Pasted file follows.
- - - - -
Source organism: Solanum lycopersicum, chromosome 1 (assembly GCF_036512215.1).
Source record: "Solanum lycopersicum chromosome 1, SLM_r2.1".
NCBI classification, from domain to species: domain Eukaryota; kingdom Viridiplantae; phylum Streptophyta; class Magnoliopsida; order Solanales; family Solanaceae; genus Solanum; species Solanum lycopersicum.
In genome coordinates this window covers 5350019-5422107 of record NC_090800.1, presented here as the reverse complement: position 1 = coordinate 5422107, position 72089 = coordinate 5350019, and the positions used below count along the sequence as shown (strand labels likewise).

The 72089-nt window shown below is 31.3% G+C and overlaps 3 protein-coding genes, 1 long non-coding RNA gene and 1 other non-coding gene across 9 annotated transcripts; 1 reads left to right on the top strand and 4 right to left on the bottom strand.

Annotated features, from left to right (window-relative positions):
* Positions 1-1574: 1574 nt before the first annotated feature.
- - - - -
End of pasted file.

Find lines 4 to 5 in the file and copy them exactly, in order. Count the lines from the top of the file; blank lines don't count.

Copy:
In genome coordinates this window covers 5350019-5422107 of record NC_090800.1, presented here as the reverse complement: position 1 = coordinate 5422107, position 72089 = coordinate 5350019, and the positions used below count along the sequence as shown (strand labels likewise).

The 72089-nt window shown below is 31.3% G+C and overlaps 3 protein-coding genes, 1 long non-coding RNA gene and 1 other non-coding gene across 9 annotated transcripts; 1 reads left to right on the top strand and 4 right to left on the bottom strand.